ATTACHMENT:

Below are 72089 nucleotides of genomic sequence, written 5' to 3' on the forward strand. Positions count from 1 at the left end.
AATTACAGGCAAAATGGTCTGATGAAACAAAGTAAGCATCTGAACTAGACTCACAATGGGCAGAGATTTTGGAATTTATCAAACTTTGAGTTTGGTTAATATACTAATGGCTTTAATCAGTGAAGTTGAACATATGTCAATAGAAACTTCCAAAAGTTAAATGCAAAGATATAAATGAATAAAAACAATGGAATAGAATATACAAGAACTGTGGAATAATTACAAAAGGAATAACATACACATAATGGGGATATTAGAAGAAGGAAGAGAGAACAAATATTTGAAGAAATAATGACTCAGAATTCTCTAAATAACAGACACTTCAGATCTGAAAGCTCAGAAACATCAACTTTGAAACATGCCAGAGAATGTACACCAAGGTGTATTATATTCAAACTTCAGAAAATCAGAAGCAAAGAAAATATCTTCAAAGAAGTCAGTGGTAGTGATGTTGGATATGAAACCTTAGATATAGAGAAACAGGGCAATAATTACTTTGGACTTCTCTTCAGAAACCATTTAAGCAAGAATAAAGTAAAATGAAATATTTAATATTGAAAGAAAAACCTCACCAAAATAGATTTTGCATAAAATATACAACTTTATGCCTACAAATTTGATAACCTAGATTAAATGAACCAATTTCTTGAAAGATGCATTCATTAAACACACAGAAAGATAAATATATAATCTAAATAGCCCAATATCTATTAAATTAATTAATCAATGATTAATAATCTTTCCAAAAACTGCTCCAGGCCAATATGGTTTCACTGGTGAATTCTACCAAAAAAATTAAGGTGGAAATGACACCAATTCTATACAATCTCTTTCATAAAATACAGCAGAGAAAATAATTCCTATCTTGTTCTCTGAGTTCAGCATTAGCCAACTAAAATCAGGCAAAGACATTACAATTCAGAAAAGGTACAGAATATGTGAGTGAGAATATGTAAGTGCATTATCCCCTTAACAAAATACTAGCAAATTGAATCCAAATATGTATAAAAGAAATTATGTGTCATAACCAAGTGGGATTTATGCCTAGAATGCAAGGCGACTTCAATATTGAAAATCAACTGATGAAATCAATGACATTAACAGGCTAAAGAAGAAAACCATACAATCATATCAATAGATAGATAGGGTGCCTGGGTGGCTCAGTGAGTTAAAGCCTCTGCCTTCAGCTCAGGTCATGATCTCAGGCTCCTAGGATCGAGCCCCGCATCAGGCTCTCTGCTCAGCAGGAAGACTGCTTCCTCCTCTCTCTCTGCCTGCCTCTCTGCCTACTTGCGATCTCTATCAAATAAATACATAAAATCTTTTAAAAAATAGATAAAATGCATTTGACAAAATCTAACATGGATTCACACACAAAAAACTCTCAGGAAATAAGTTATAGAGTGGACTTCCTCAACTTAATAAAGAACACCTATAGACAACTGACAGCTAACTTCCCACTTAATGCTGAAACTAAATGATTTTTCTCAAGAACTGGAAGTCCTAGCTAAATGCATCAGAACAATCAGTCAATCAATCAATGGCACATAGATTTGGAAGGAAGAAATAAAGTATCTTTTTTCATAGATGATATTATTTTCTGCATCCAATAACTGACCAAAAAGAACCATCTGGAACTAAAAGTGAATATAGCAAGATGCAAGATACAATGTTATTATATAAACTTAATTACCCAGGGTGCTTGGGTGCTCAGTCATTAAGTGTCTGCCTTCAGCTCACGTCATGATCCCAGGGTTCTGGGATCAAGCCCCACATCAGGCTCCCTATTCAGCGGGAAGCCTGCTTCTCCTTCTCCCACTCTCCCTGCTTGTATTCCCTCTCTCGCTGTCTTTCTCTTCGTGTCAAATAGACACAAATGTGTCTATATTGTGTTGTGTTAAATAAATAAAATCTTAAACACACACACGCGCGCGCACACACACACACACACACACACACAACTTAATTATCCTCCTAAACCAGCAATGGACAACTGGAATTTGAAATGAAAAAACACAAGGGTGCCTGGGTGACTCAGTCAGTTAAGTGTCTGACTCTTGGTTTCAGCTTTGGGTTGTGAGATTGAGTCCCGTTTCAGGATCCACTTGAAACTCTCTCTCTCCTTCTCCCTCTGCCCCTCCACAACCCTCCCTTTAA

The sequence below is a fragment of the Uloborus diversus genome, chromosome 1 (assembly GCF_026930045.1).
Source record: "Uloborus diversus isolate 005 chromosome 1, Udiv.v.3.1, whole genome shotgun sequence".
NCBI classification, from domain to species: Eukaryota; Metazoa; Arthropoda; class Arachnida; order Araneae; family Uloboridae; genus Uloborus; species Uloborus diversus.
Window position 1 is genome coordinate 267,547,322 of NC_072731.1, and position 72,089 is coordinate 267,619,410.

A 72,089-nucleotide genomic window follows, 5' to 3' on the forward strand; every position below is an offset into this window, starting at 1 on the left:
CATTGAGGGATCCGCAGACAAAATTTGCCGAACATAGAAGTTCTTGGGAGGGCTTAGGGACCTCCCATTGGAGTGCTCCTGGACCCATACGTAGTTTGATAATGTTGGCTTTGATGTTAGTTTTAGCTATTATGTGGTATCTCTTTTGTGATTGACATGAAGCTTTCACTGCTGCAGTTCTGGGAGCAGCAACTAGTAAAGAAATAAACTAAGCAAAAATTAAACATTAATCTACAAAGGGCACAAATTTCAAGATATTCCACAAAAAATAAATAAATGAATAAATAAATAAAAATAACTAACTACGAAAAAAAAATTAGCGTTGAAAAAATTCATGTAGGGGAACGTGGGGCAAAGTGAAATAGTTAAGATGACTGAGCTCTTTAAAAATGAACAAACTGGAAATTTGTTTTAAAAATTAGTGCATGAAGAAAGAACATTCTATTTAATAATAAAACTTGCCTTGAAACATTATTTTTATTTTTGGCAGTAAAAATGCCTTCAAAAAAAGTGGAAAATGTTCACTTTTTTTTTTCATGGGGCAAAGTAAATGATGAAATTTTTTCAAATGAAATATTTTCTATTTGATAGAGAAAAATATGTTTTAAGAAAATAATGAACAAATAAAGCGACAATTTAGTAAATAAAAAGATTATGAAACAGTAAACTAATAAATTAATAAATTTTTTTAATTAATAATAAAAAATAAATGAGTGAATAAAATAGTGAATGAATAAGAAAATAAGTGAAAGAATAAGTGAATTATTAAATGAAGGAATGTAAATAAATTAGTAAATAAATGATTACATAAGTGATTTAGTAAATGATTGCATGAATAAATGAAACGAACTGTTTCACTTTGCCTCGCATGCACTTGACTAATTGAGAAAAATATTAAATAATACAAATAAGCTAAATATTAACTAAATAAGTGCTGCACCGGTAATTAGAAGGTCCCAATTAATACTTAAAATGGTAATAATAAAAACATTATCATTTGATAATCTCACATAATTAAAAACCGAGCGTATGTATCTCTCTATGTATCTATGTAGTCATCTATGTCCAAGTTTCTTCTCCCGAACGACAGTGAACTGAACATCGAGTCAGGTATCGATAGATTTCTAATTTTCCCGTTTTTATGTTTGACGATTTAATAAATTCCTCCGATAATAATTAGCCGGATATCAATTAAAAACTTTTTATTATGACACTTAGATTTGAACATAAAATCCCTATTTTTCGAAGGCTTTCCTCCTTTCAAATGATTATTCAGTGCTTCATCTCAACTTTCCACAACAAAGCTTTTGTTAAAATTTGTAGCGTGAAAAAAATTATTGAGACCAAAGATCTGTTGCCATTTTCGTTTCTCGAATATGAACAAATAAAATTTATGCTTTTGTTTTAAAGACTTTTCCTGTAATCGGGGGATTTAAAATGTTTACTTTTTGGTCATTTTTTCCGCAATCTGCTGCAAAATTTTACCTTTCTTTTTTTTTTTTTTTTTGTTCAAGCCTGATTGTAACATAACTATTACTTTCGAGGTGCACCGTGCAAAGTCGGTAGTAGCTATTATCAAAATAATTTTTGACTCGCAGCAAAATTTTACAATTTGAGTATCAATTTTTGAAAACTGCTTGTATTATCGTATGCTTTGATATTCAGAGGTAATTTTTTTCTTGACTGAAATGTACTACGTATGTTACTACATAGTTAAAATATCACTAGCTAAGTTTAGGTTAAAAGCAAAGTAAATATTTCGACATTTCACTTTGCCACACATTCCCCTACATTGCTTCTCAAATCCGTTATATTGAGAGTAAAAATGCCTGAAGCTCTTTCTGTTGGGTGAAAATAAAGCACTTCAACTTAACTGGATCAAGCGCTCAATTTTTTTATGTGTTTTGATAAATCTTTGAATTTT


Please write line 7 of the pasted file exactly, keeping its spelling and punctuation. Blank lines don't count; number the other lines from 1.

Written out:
A 72,089-nucleotide genomic window follows, 5' to 3' on the forward strand; every position below is an offset into this window, starting at 1 on the left: